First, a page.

''He was great,'' Gambon recalls with delight. ''He wore a wig in the street, a big heavy toupee which lifted at the front. He was always sweating and he never went out without make-up. I loved him. He wore a corset to keep his belly in and you could sometimes see the corset when his shirt was unbuttoned too far. He strolled round Dublin in silk shirts and lovely clothes, and I can't imagine Ireland in the early sixties putting up with him but they loved him. He would walk up and down O'Connell Street and Grafton Street dressed like that. We'd go out for a walk with him at lunchtime and he'd just smile and nod at everyone. He wasn't even Irish, he was from Cricklewood. He invented - talk about me being a liar - his whole life. He was born in Cricklewood and invented a life about being Irish and born in Cork. He learned to speak Erse and changed his name; his real name was Reginald

something. He was astonishing.''

For the record, MacLiammoir was born in Kilburn in North London and his real name was Alfred Willmore, but Gambon's point is well made. ''I only had a small part and he wouldn't even look at me when I walked on. We were doing Othello and he was Iago. I just remember how wonderful his voice was, that lovely rolling lilt he had. Then we toured all through Europe with it, one-night stands, and that's all I remember.''

It is easy to see how MacLiammoir would have shaped Gambon's idea of what an actor should be. The notion of this grand figure whose public persona was a complete confection and whose private life was closely guarded has plainly echoed down through the years. Even the rich, rumbling baritone that Gambon has made his own might well owe something to MacLiammoir.

Gambon was not long for the Gate, and in 1963 he found a place in Olivier's first National Theatre company. This launched a career in which he was for many years Britain's best-kept secret, known only to London theatregoers and the chattering classes. He formed a fruitful creative relationship with Alan Ayckbourn, who directed him in one of his greatest stage roles: as Eddie Carbone in A View From the Bridge at the National in 1987. This came the year after The Singing Detective, the role that made him a household name.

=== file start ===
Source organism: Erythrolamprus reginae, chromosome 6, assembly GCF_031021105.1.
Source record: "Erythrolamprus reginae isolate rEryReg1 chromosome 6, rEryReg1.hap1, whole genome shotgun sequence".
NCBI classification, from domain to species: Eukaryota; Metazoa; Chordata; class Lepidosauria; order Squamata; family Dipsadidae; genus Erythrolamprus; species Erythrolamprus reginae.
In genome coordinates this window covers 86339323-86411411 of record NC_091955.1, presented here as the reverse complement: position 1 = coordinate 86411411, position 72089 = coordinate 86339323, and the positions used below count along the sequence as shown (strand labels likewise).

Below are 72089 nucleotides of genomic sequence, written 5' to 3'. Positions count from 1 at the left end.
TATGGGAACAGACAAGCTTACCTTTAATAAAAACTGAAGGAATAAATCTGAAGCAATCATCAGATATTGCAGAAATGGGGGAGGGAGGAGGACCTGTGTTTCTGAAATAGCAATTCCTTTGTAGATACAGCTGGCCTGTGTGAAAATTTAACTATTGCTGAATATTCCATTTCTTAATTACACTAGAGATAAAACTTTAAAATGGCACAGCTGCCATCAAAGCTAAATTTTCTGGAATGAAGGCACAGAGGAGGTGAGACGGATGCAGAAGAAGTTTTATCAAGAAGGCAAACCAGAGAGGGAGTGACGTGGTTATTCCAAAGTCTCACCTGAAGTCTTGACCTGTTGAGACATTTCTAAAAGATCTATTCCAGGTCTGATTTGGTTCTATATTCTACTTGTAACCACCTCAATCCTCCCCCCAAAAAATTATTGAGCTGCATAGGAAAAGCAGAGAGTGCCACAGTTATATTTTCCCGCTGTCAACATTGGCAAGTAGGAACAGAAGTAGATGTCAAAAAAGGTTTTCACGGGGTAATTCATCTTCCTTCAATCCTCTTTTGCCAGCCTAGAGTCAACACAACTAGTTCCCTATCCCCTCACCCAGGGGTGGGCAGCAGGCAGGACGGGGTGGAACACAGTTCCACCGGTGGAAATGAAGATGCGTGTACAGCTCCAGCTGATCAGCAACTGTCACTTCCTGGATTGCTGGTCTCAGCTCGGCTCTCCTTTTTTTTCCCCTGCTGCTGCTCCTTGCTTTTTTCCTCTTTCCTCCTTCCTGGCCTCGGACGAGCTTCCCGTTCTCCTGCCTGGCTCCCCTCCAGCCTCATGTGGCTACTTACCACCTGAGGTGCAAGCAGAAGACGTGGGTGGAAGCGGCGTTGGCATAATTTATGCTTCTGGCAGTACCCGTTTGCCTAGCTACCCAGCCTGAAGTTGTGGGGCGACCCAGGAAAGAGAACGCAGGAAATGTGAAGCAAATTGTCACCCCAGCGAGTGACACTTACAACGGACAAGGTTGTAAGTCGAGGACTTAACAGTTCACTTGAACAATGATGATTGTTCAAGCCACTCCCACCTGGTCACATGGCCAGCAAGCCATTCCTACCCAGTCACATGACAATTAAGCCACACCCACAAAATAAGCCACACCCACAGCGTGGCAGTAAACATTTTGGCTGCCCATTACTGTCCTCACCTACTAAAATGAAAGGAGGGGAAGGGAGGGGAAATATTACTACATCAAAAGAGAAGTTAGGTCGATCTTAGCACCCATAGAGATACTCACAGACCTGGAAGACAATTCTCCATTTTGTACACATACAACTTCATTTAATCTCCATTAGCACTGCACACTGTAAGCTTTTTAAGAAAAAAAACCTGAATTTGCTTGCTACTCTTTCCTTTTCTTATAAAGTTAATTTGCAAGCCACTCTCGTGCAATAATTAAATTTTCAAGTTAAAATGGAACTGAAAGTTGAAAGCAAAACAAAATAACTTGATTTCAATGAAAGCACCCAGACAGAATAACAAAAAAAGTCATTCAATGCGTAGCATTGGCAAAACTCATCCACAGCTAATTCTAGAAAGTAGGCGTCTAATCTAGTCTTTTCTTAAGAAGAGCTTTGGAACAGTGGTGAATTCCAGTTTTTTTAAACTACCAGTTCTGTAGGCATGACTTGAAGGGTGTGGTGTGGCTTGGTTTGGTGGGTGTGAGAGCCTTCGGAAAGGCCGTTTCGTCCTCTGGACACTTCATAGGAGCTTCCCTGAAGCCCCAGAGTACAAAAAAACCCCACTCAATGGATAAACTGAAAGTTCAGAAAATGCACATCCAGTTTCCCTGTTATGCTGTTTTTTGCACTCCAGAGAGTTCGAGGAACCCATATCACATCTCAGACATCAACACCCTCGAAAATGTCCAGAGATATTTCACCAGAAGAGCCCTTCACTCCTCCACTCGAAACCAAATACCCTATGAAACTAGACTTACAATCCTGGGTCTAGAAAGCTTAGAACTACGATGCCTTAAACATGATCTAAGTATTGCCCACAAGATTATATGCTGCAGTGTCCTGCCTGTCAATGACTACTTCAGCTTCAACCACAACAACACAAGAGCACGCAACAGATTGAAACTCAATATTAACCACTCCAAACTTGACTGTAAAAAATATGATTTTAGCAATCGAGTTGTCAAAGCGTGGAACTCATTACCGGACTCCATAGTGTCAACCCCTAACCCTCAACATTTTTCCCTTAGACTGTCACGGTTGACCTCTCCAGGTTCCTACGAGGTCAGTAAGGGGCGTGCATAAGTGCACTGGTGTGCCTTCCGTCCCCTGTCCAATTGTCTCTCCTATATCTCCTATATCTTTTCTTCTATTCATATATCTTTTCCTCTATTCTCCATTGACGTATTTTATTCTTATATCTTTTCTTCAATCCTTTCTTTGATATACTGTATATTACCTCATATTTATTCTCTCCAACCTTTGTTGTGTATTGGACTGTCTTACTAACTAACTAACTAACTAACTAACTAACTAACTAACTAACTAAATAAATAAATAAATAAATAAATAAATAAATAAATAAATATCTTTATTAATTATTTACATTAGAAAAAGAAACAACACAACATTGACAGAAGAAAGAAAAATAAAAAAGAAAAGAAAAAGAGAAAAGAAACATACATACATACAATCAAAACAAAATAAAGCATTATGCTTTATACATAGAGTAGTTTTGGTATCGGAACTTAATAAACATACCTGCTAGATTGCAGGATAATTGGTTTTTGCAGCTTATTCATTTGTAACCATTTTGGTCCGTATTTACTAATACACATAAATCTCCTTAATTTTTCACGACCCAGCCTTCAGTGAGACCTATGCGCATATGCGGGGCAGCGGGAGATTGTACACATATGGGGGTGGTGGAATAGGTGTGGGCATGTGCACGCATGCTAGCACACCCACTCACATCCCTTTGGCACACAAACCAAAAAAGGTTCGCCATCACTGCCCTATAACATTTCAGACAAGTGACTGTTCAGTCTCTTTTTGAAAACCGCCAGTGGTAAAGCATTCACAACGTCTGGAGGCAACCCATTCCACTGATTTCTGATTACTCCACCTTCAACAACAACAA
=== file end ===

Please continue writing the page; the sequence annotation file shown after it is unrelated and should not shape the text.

Yet Gambon had not gone into acting with a view to being well known. It hadn't even occurred to him that the two might go hand in hand. He concedes that these days they are virtually inseparable, but all he wanted to do was act. While he was building his reputation on stage he took what film work came his way: Peter Greenaway's The Cook, The Thief, His Wife and Her Lover, for instance. Since the beginning of this decade, though, all that has changed: in the last couple of years alone he has had roles in more than a dozen films. The biggest of them in terms of screen time was his turn as the villainous land owner in Kevin Costner's western Open Range; there was also a cameo opposite Gwyneth Paltrow in Sylvia, and before that a turn in the acclaimed period drama Gosford Park. Now, of course, there is Harry Potter and the Prisoner of Azkaban.

As an actor without a game plan, Gambon can make little sense of it. ''I'm quite surprised. Definitely surprised. Bemused, actually,'' he says, with the vague air of a man who has mislaid his car keys. He ponders the suggestion that he has suddenly become fashionable. ''It may be,'' he says, ''or maybe there's a shortage of guys of my age, I don't know. If you try and think of reasons I can't think of reasons, but maybe that's one. An English actor of my age, a stage actor I tend to play heavyweight parts. I think they might be a bit thin on the ground. That could be a reason.''